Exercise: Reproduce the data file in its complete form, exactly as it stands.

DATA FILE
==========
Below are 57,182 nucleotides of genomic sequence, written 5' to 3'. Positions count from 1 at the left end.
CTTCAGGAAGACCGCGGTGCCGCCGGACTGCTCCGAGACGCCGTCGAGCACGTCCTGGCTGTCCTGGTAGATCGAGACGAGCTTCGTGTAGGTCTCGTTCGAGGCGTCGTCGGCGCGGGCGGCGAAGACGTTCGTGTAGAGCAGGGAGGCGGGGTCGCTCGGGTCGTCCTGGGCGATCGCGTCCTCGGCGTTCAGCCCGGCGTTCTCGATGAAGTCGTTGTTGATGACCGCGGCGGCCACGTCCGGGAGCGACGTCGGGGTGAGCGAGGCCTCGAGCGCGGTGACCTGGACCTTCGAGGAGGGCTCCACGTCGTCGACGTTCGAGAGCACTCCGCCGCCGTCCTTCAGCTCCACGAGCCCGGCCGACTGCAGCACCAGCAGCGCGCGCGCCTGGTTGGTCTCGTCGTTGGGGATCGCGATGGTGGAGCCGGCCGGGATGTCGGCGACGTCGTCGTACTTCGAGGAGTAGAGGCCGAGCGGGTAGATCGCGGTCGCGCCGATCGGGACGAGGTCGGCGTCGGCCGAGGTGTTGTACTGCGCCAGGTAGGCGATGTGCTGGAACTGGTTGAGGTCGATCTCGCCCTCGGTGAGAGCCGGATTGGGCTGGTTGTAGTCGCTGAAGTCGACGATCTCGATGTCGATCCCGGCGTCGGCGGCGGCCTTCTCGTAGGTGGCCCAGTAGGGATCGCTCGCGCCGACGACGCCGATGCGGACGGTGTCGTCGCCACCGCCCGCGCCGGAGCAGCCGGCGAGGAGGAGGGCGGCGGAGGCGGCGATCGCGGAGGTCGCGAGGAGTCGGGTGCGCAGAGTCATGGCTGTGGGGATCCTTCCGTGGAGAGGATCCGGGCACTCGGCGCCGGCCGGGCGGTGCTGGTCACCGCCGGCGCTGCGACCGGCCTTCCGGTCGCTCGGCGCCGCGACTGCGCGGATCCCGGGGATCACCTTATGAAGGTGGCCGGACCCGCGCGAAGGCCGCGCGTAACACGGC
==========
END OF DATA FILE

Below are 57,182 nucleotides of genomic sequence, written 5' to 3'. Positions count from 1 at the left end.
CTTCAGGAAGACCGCGGTGCCGCCGGACTGCTCCGAGACGCCGTCGAGCACGTCCTGGCTGTCCTGGTAGATCGAGACGAGCTTCGTGTAGGTCTCGTTCGAGGCGTCGTCGGCGCGGGCGGCGAAGACGTTCGTGTAGAGCAGGGAGGCGGGGTCGCTCGGGTCGTCCTGGGCGATCGCGTCCTCGGCGTTCAGCCCGGCGTTCTCGATGAAGTCGTTGTTGATGACCGCGGCGGCCACGTCCGGGAGCGACGTCGGGGTGAGCGAGGCCTCGAGCGCGGTGACCTGGACCTTCGAGGAGGGCTCCACGTCGTCGACGTTCGAGAGCACTCCGCCGCCGTCCTTCAGCTCCACGAGCCCGGCCGACTGCAGCACCAGCAGCGCGCGCGCCTGGTTGGTCTCGTCGTTGGGGATCGCGATGGTGGAGCCGGCCGGGATGTCGGCGACGTCGTCGTACTTCGAGGAGTAGAGGCCGAGCGGGTAGATCGCGGTCGCGCCGATCGGGACGAGGTCGGCGTCGGCCGAGGTGTTGTACTGCGCCAGGTAGGCGATGTGCTGGAACTGGTTGAGGTCGATCTCGCCCTCGGTGAGAGCCGGATTGGGCTGGTTGTAGTCGCTGAAGTCGACGATCTCGATGTCGATCCCGGCGTCGGCGGCGGCCTTCTCGTAGGTGGCCCAGTAGGGATCGCTCGCGCCGACGACGCCGATGCGGACGGTGTCGTCGCCACCGCCCGCGCCGGAGCAGCCGGCGAGGAGGAGGGCGGCGGAGGCGGCGATCGCGGAGGTCGCGAGGAGTCGGGTGCGCAGAGTCATGGCTGTGGGGATCCTTCCGTGGAGAGGATCCGGGCACTCGGCGCCGGCCGGGCGGTGCTGGTCACCGCCGGCGCTGCGACCGGCCTTCCGGTCGCTCGGCGCCGCGACTGCGCGGATCCCGGGGATCACCTTATGAAGGTGGCCGGACCCGCGCGAAGGCCGCGCGTAACACGGC